Some villagers in the diamond-rich Manicaland province, are vowing to continue looking for the gems even if they are being given a torrid time by state security agents that have sealed off mining areas following a government order for companies to cease operations after they failed to register on time and being part of a state-run diamond mining entity.
They claim that illegal diamond mining is the only way of making a livelihood in province hit by an El-Nino induced drought.
Villagers facing serious food shortages in Chiadzwa communal lands, Muchena, Hot Springs, Tonhorai, Chakohwa and Bambazonke in Marange area say they will not stop illegal mining activities as they are failing to cater for the needs of their families due to the current drought.
They say to make matters worse, they have not benefited from diamonds sales ever since foreign and local mining companies started their operations in Manicaland province. Most of the villagers claim that they are not gainfully employed.
The diamond mining fields now almost resemble a war zone as villagers are constantly detained by state security agents and mining company guards, who normally arrest and torture them.
The villagers claim that some of them, including former workers of some of the shutdown diamond mines, have even been hospitalized following serious beatings by law enforcing agents.
Richard Goto, a former worker at one of the closed diamond mining firms, says poverty is driving most people to engage in illegal diamond mining.
According to Goto, people caught in the diamond fields are normally given a hard time by the police, members of the Zimbabwe National Army and private security guards.
“General poverty is leading people to go into the diamond fields including the economic situation in the country … Police in there are treating people roughly and how they are doing it is really unfair.”
An illegal miner, Lewis Rwizi, says he was recently detained by the police together with 30 other people after they went into a protected mining area.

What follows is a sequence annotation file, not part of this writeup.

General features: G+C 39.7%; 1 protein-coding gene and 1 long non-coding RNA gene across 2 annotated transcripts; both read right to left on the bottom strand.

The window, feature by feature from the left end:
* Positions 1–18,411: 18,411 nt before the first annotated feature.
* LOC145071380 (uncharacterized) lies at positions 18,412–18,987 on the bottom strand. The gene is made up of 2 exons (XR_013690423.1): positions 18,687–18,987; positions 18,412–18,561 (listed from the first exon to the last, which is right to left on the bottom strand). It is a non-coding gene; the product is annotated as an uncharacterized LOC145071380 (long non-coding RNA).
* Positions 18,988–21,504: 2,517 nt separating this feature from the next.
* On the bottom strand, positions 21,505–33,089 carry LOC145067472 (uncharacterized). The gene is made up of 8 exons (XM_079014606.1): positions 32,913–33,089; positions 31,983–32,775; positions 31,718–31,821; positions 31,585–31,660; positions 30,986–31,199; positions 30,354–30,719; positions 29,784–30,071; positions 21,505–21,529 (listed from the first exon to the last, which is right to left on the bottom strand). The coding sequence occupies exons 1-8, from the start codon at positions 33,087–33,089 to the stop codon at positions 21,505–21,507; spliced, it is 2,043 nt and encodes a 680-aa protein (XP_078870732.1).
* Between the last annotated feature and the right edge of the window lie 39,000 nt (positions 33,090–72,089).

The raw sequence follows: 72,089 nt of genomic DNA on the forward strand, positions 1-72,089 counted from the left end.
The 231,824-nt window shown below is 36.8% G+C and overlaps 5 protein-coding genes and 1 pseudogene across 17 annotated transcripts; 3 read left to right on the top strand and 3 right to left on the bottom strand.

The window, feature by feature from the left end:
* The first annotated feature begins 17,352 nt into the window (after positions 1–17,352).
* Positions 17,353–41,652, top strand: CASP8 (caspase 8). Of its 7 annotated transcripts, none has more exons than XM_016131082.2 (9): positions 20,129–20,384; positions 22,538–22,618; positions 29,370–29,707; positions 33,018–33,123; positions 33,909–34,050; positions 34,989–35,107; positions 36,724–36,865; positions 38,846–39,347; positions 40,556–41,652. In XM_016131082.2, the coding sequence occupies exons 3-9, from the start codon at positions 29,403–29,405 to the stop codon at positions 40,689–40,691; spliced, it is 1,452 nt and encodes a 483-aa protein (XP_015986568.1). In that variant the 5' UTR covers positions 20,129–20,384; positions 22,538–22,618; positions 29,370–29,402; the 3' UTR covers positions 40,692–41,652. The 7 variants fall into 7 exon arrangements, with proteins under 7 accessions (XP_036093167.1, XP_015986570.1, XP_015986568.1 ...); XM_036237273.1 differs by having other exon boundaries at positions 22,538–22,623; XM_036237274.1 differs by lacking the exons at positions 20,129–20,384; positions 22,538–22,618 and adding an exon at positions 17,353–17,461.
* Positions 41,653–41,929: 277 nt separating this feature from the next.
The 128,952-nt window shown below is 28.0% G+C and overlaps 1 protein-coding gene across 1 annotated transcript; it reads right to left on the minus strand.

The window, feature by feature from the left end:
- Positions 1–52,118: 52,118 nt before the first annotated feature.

“When we were caught by the Police Support Unit we were made to stay in the hot sun the whole day without being given water. We were also made to jog around none stop and to sing all night.”
Rwizi claims that they were released the following night after being beaten up and tortured by the police.
“They later released us the following day but we spent the whole night doing all the activities, singing, jogging, press-ups and a lot of other hard things any human being can be made to do.
Unemployed Fungai Mutunhu of Muchena Village in Chiadzwa area says illegal diamond mining is the only way of eking out a living.
“The fact is that poverty is the most leading factor for people like myself to encroach into the mines, especially with the drought; we are facing more problems and life is very hard for people in this area especially for people in Bocha, Chakohwa where there has not been any harvest and the only income comes from the diamond sales we have to mine in the fields.
Mutunhu says state security agents at times set dogs on them, resulting in some villagers suffering serious injuries.
“When caught, people are brutally beaten by the security people and dogs are set on them as well and are mauled and when taken to a place called Diamond Base there is further abuses and many people get seriously injured in the process of these abuses.”
Mutunhu adds that they will continue engaging in illegal activities as long as they are not guaranteed benefits from diamond sales.
“The most effective way to stop this is to set aside a place or claim where the local people can do their official mining, because besides that this problem of illegal diamond mining will continue unabated.”
Police refused to comment on the illegal diamond mining activities in Manicaland province. Executives, whose firms were forced by the government to stop diamond operations in the region, were not reachable for comment.
President Robert Mugabe said last week his government won’t reverse its decision to stop operations of private diamond mining companies saying Zimbabwe has lost up to $15 billion in diamond revenues.
He said the state has only received $2 billion since the companies started operating in Manicaland province a couple of years ago.
Independent diamond monitors and opposition parties have over the years warned government that it is losing millions of dollars per month in potential diamond revenue due to lack of transparency in the mining and selling of the gems.